THURSDAY, May 30, 2019 (HealthDay News) — Chores. Whether you’re an adult or a child, the very word makes any job sound less
THURSDAY, May 30, 2019 (HealthDay News) — Chores. Whether you’re an adult or a child, the very word makes any job sound less than fun.
But these everyday tasks make households run, and engaging kids in age-appropriate chores from an early age teaches them invaluable life skills, instills in them a sense of responsibility and boosts self-esteem through accomplishment, according to the experts at the non-profit Understood.org.
What’s age-appropriate? The youngest children can learn one-step jobs like putting toys back in a toy box or returning books to a shelf. They can progress to making their bed, helping put away groceries, setting the table and raking leaves. Of course, Mom and Dad will need to show them how things are done. Writing out a list of steps or making drawings of how to complete a task will help kids with learning difficulties.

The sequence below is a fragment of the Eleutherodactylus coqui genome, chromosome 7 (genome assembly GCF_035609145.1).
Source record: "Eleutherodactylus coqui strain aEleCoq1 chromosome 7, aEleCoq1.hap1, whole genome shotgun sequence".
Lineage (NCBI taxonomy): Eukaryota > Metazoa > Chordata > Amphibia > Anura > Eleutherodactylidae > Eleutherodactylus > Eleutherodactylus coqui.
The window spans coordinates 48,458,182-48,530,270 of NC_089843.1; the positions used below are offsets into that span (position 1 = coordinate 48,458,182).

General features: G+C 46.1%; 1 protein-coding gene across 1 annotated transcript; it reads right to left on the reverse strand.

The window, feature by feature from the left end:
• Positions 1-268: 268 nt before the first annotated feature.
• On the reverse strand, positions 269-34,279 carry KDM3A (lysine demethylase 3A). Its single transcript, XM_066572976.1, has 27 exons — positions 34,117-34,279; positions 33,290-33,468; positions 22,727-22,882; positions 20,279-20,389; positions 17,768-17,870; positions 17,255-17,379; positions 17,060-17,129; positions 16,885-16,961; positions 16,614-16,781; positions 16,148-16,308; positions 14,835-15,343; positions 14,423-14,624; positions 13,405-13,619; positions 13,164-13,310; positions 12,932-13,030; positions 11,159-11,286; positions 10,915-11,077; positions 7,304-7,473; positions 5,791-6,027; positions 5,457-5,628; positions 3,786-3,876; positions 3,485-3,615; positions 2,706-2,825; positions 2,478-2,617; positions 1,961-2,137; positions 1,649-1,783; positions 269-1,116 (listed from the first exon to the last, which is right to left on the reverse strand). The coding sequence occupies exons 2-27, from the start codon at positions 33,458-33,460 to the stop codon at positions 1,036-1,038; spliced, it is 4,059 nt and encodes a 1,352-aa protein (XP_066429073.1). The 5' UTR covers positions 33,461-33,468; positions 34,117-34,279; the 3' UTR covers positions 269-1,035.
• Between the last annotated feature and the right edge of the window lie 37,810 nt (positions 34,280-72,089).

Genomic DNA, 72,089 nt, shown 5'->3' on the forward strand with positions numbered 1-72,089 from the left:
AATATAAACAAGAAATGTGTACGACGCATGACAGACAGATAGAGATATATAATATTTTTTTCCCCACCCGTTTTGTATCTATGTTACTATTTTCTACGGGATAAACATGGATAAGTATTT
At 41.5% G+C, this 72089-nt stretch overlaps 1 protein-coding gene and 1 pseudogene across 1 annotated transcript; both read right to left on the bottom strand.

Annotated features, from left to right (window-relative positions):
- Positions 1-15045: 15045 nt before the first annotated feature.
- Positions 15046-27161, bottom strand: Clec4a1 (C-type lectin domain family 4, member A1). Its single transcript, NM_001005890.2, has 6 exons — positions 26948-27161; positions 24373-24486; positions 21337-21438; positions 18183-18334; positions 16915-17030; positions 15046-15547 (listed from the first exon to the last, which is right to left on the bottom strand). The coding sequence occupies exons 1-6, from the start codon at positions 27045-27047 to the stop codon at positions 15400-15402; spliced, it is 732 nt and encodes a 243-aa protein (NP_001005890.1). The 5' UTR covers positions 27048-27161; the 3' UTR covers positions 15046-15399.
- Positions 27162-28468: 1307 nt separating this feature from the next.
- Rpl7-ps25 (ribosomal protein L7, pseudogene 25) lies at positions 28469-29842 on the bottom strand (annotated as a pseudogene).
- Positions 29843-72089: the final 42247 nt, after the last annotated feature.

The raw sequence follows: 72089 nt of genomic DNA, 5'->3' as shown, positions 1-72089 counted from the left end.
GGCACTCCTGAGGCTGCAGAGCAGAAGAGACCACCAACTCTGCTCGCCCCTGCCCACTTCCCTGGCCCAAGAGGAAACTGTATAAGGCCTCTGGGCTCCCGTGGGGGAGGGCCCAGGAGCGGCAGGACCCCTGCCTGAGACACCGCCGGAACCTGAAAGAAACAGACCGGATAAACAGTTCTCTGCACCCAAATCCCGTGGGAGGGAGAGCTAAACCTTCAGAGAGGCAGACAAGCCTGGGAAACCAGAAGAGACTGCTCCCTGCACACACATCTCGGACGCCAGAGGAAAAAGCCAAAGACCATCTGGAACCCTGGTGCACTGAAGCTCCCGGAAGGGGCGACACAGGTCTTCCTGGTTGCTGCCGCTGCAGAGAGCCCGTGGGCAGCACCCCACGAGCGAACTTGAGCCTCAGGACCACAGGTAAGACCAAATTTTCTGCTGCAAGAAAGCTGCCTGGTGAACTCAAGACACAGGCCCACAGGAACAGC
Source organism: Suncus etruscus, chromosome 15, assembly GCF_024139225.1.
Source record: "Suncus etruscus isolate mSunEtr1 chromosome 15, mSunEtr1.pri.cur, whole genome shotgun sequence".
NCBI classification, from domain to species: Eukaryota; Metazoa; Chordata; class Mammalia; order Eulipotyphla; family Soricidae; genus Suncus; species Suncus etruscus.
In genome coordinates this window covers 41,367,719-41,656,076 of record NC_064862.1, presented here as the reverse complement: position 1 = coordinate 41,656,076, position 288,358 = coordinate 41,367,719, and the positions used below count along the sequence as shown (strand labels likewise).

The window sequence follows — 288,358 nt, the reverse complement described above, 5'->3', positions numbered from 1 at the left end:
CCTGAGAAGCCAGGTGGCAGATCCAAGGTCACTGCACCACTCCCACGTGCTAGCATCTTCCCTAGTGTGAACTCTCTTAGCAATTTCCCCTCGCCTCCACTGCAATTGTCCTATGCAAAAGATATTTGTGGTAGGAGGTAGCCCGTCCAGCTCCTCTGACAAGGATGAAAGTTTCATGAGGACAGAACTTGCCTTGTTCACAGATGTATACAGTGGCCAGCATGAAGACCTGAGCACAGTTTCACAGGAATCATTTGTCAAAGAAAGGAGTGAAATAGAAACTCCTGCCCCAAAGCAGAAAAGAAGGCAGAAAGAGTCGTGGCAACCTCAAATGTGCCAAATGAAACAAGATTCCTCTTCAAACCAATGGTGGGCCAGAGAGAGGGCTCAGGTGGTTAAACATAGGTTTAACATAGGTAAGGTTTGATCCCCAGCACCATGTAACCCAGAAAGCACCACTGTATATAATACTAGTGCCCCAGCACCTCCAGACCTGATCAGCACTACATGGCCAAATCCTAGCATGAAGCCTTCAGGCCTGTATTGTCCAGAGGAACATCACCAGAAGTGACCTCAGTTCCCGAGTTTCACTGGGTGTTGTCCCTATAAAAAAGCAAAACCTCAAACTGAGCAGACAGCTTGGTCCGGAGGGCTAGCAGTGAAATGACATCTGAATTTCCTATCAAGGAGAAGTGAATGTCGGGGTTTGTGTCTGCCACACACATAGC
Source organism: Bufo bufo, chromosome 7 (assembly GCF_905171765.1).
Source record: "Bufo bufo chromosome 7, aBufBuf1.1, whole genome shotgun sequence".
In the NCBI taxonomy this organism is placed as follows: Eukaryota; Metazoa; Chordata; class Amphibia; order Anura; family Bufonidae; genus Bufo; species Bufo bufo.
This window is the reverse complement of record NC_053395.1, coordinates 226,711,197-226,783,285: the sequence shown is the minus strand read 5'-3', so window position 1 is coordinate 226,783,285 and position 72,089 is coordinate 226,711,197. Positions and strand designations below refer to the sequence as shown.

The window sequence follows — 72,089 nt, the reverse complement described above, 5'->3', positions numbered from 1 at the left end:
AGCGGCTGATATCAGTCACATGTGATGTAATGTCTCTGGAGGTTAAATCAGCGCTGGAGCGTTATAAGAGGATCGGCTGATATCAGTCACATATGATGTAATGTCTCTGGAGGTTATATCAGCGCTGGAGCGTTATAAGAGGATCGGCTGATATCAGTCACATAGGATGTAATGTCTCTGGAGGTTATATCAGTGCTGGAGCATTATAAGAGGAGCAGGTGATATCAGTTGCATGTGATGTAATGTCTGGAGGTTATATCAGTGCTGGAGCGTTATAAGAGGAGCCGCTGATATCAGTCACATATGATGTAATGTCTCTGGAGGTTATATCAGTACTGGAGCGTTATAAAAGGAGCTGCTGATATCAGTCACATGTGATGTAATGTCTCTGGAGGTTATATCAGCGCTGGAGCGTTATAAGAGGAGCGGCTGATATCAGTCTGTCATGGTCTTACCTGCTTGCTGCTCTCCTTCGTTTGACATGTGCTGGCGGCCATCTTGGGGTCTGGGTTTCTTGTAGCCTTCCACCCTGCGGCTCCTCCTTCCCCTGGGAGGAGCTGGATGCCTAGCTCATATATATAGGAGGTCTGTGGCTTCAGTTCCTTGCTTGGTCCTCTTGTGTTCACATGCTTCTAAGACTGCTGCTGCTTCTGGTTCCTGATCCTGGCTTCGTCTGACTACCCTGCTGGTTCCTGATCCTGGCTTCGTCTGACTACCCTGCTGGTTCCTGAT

To establish each child’s chores and prevent their execution from becoming haphazard, create a calendar that lists every family member’s name, their tasks and scheduled days and times. Try to make the chores consistent from week to week, and be sure they don’t conflict with other important activities on set days.
For the greatest success, monitor your children’s progress and be there to offer suggestions if they stumble so that they’re able to complete the job rather than abandon it or have you take it over out of frustration. Acknowledge every job well done with a note or sticker on the calendar.
You might even follow up a chore with a truly fun activity. Once kids reach the age when you find it appropriate to give an allowance, consider offering a monetary reward for more labor-intensive chores.
Understood.org has more on why chores are good for children.
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